How do I make after hours contact with the Juvenile Department?
The normal hours for the Jackson County Juvenile Department are from 8 AM to 5PM, Monday through Friday. If you have an after-hours issue requiring immediate assistance, you can call the Jackson County Detention Facility. A staff member is available 24 hours a day - seven days a week, and can provide information and referral information. The phone number is 541-774-4835.
My child is not going to school, what can I do?
A good place to start is by scheduling a meeting with your school administration/counselor. Between the two parties, try to identify and address all reasonable barriers to your child’s success. Communicate regularly, and work closely as a team with your child’s school. If possible, build in the support of friends, family members and your local police department.
My child uses drugs or alcohol, where can I go to get help?
Whether it is your child’s first time or there have been other occasions, now is the time to intervene and get help from a professional. Level of use is broken down into five categories: 1) Experimental use, 2) Social use, 3) Habitual use, 4) Abuse, and 5) Addiction. The form of help you obtain should depend on your child’s level of use. Your first step should be to obtain a drug and alcohol assessment from a professional who is qualified to perform drug and alcohol assessments. Please call 541-774-4800 and ask to speak with the daily intake officer.
Is it possible to have my child placed in detention?
Only the court or the court’s designee can authorize placement of a youth into a juvenile detention facility. There are strict legal criteria outlining when a juvenile offender is eligible for detention. A parent cannot place a child in detention.
Can my child’s record be destroyed at some point?
Under most circumstances a juvenile’s record can be destroyed at some point. The process of getting a juvenile record and associated police reports destroyed is called an expungement. Please see the Expungement for further information.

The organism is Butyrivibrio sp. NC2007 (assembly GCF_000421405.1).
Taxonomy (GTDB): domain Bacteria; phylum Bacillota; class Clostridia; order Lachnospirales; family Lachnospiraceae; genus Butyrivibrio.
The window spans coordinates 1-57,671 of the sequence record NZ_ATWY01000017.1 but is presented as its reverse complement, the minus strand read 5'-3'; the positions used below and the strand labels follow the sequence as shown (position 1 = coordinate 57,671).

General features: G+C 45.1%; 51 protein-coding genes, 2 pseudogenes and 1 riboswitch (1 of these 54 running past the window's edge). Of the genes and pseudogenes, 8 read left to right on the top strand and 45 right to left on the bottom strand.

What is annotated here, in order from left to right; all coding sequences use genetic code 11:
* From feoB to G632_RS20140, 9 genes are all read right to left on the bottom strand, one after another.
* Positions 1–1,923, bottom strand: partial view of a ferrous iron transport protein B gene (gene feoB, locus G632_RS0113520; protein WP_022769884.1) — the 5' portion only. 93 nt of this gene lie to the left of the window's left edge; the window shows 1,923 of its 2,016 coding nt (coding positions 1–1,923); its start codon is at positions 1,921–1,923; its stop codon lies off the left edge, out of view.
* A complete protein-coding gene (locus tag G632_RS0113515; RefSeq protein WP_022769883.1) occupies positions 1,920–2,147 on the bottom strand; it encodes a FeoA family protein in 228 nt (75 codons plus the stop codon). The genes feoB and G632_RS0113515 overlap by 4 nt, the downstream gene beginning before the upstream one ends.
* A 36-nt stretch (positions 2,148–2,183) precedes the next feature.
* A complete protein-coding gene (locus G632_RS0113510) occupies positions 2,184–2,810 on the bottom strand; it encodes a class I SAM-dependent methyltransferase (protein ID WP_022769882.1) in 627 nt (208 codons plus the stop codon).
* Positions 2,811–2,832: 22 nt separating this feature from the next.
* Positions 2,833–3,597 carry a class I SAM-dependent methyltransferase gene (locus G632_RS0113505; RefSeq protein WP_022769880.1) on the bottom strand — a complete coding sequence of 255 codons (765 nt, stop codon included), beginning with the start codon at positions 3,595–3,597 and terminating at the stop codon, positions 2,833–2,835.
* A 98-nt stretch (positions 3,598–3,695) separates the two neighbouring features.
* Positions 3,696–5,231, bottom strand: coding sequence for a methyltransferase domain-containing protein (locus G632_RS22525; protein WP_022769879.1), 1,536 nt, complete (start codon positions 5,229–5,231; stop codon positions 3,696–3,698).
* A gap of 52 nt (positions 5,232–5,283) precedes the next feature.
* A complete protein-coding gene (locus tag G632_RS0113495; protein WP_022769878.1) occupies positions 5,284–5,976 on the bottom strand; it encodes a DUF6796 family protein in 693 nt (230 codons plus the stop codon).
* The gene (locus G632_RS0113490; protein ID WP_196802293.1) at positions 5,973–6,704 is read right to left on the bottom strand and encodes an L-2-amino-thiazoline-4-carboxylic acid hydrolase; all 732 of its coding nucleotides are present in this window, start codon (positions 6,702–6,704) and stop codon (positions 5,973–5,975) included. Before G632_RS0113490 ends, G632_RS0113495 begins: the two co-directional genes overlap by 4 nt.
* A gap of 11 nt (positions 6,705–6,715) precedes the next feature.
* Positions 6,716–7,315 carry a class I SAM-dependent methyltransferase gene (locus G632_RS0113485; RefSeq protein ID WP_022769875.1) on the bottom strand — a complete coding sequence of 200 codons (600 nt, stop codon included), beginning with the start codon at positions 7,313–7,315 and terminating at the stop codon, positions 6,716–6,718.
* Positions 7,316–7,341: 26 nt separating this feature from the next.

My child was involved in a law violation. What will happen to him/her?
If your child has been involved in a law violation, it is up to a law enforcement agency to investigate. If they find probable cause to believe that a crime was committed, they will forward their police report to the juvenile department. The case will be assigned to a juvenile department staff who will be responsible to manage the case. Certain offenses may require District Attorney review before juvenile department staff decides how to proceed with the case. In other cases, staff will meet with the offender and his/her family, conduct a juvenile offender risk assessment and develop a plan with the youth and family. This plan may call for an informal dealing with the case or a formal processing of the case (court hearings and judicial orders). Victims of juvenile crimes will also be involved in the juvenile department case planning.
How do I get a court appointed attorney for my child?
In juvenile delinquency cases, your child may be eligible for a court appointed attorney. As a parent of a child involved in a delinquent act, you are not eligible for a court appointed attorney. If the parent or the youth cannot afford to pay for the attorney, the court can order an attorney be appointed. This will be based upon financial criteria.
What do I do if I see a young child being abused or neglected?
Your response to a situation like this should depend upon the level of urgency. If there is doubt in your mind and clearly no immediate danger, you can call the State Department of Human Services at 541-776-6120 and ask how to respond. If, on the other hand, the child is clearly in danger, do not hesitate. Dial 911 and report the incident and details to the police.
How long does probation last?
Probation is imposed by a judge up to a maximum probation period of five years and shall not exceed the juvenile’s 23rd birthday. Six months to two years is a common period of probation. The length of time depends on the risk of the youth, sanctions, and the youth’s compliance with the conditions of probation.
Are juvenile records confidential?
The following information, which is not considered privileged, may be released to anyone:
- Name and date of birth of youth;
- Basis for the juvenile court’s (or departments’) jurisdiction over youth;
- Act alleged in the petition;
- Juvenile court order (or diversion agreement) providing for the legal disposition of the youth;
- Names and addresses of the youth or youth’s parents or guardians;
- The date, time and location of Court Hearings.